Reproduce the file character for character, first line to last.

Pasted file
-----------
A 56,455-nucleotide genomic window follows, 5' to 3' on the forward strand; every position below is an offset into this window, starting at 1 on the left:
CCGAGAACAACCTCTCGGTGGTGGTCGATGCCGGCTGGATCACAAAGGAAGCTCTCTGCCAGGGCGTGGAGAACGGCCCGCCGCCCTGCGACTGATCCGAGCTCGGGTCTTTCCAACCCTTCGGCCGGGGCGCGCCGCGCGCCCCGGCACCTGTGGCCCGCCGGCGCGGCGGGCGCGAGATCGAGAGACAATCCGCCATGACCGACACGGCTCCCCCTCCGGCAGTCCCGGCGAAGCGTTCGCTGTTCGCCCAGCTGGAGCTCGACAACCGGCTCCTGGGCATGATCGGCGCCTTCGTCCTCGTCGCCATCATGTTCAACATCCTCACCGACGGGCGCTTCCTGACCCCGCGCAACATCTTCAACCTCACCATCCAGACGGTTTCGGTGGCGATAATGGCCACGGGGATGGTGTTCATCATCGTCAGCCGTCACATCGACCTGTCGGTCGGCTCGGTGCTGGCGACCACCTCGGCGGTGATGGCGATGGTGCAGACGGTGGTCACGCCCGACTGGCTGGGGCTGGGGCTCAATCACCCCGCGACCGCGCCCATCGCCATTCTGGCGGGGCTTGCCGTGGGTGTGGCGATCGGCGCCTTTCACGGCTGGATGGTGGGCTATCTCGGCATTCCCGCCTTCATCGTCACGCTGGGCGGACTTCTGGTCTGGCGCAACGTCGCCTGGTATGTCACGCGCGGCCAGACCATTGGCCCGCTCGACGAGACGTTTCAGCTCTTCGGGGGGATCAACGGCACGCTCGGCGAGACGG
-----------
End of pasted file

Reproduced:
A 56,455-nucleotide genomic window follows, 5' to 3' on the forward strand; every position below is an offset into this window, starting at 1 on the left:
CCGAGAACAACCTCTCGGTGGTGGTCGATGCCGGCTGGATCACAAAGGAAGCTCTCTGCCAGGGCGTGGAGAACGGCCCGCCGCCCTGCGACTGATCCGAGCTCGGGTCTTTCCAACCCTTCGGCCGGGGCGCGCCGCGCGCCCCGGCACCTGTGGCCCGCCGGCGCGGCGGGCGCGAGATCGAGAGACAATCCGCCATGACCGACACGGCTCCCCCTCCGGCAGTCCCGGCGAAGCGTTCGCTGTTCGCCCAGCTGGAGCTCGACAACCGGCTCCTGGGCATGATCGGCGCCTTCGTCCTCGTCGCCATCATGTTCAACATCCTCACCGACGGGCGCTTCCTGACCCCGCGCAACATCTTCAACCTCACCATCCAGACGGTTTCGGTGGCGATAATGGCCACGGGGATGGTGTTCATCATCGTCAGCCGTCACATCGACCTGTCGGTCGGCTCGGTGCTGGCGACCACCTCGGCGGTGATGGCGATGGTGCAGACGGTGGTCACGCCCGACTGGCTGGGGCTGGGGCTCAATCACCCCGCGACCGCGCCCATCGCCATTCTGGCGGGGCTTGCCGTGGGTGTGGCGATCGGCGCCTTTCACGGCTGGATGGTGGGCTATCTCGGCATTCCCGCCTTCATCGTCACGCTGGGCGGACTTCTGGTCTGGCGCAACGTCGCCTGGTATGTCACGCGCGGCCAGACCATTGGCCCGCTCGACGAGACGTTTCAGCTCTTCGGGGGGATCAACGGCACGCTCGGCGAGACGG